Wednesday, June 2, 2010

Why wait after eating to work out? empathetic to the parasympathetic?

SO, here's a thought.
You know how your folks say don't go for a swim till an hour after eating? ever wondered why?

Here's a thought: turns out that eating triggers our peripheral nervous system, in particular, the parasympathetic nervous system aka "rest and digest"  - so blood is going to digestion (the GI tract is pretty long. that's a lot of blood flow).

That means the energy going to the digestive system is not going to be as available for the rest of the peripheral nervous system actions (sympathetic), like moving muscles. So when we try to workout while we're digesting, something's gotta give - our bodies aren't optimized to do both things happily at once. Parasympathetic trying to say relax, lie down, digest. WHen working out, the sympathetic is going "fight or flight" - as you can imagine it's not a happy thing. Conflicting chemicals everywhere.

Now some folks say they have no problem working out right after eating. Anything is possible. But generally speaking, what i'm starting to think is "give my body a frickin' break" - rather than try to force it to split its energy across two demands - digest on the one hand; workout on the other - why not give it a chance to rest and digest before switching gears?

What i've also been experimenting with is, while i support my rest and digest, and since digestion starts in the mouth (especially with carbs), i'm also trying something learned at the Sustenance course last summer, and that's focus on tasting the food. For me, that means no working while eating. It also means not trying to talk and eat concurrently.

The idea is that chewing food, while it does help break down food for digestion and thus improve the likelihood of getting more nutrients/less getting processed into waste, also helps improve the taste experience which means usually eating less at one sitting - satiation is related to a taste experience. Part of my hypothesis as to why good quality chococalte means less is more because of flavour.

So how does this chewing and attention relate to digestion? Potentially longer time spent in pre-gut processing of food - which means less time needs for the gut, means less effort by the gut, means easier job for the gut, means getting to a workout sooner?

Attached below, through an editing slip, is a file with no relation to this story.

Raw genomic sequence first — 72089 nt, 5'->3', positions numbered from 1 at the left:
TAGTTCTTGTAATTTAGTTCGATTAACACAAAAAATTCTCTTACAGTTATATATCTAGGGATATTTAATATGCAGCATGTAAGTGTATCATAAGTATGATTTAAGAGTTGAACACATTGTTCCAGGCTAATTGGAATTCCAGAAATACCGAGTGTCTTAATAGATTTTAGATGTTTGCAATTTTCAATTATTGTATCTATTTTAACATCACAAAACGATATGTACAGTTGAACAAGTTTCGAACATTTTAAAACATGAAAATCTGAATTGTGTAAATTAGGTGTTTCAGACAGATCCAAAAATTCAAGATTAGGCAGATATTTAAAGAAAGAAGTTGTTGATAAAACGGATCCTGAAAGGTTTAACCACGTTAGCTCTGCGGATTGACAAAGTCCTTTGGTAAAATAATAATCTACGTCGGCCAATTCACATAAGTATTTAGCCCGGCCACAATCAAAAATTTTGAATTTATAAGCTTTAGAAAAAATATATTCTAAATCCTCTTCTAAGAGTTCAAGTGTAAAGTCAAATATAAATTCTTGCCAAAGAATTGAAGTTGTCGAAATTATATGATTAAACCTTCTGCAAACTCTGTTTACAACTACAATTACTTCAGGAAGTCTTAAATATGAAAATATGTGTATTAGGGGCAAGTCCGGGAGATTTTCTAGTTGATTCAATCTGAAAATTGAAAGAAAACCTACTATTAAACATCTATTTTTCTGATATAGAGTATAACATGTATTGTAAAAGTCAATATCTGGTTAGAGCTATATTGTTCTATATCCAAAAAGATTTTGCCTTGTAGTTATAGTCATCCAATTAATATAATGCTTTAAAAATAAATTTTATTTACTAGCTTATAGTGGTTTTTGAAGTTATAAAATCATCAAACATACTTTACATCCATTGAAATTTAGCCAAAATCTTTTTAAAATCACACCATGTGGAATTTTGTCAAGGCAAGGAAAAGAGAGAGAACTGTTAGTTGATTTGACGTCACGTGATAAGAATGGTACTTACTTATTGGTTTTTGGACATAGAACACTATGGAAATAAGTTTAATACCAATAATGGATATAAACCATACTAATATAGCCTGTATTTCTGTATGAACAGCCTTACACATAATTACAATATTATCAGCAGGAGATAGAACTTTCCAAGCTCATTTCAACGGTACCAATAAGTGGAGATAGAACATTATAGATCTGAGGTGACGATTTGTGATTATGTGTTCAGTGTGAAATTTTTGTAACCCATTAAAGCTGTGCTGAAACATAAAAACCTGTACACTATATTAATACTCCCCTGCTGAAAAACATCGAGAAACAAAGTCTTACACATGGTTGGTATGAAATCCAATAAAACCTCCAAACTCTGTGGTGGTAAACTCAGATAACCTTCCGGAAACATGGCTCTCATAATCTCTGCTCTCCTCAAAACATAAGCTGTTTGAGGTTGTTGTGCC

And you know what? Well i'll tell you - it's actually nice to take a bit of a break after the meal to chit chat or gaze out the window or sit for a minute - if i need an excuse i have the excuse of "i need a few minutes to digest my food - i'm going to sit for a minute" - but it's quite zen or delightful. I like delight.

I find generally speaking i can have breakie (some sprouts, veggies, oil and vinegar - being sure to get protein/greens/fats in) and comfortably be doing good cardio (rowing say) within 20 mins of eating. Not an hour. Perhaps because of the attention on chewing? And really less food does seem like more: when less is on the plate - even if it's spinach leaves - i'm going to linger over the leaf as it were.

So all we are saying is, give the parasympathetic nervous system a chance: provide opportunities to enjoy food. When we're trying to lose weight, chewing, tasting longer; using flavourings like balsamic or seasoning, indulge the flavour, all good. and the workout can be well energised.

1 comment:

B. Broham said...

Funny you mention it, something relating to this happened to me a couple of days ago.

I had eaten some tofu scramble (if you're not familiar, it basically involves tofu, veggies, oats and a LOT of spices like turmeric and cumin).

That morning's ETK PM swing session was a bit of a fiasco. I figured waiting 45 minutes was enough time to wait. By the 4th set I could feel the acid in my esophogus and my form went to hell. I felt so exhausted.

Though I did not refund my breakfast, which was a good thing.


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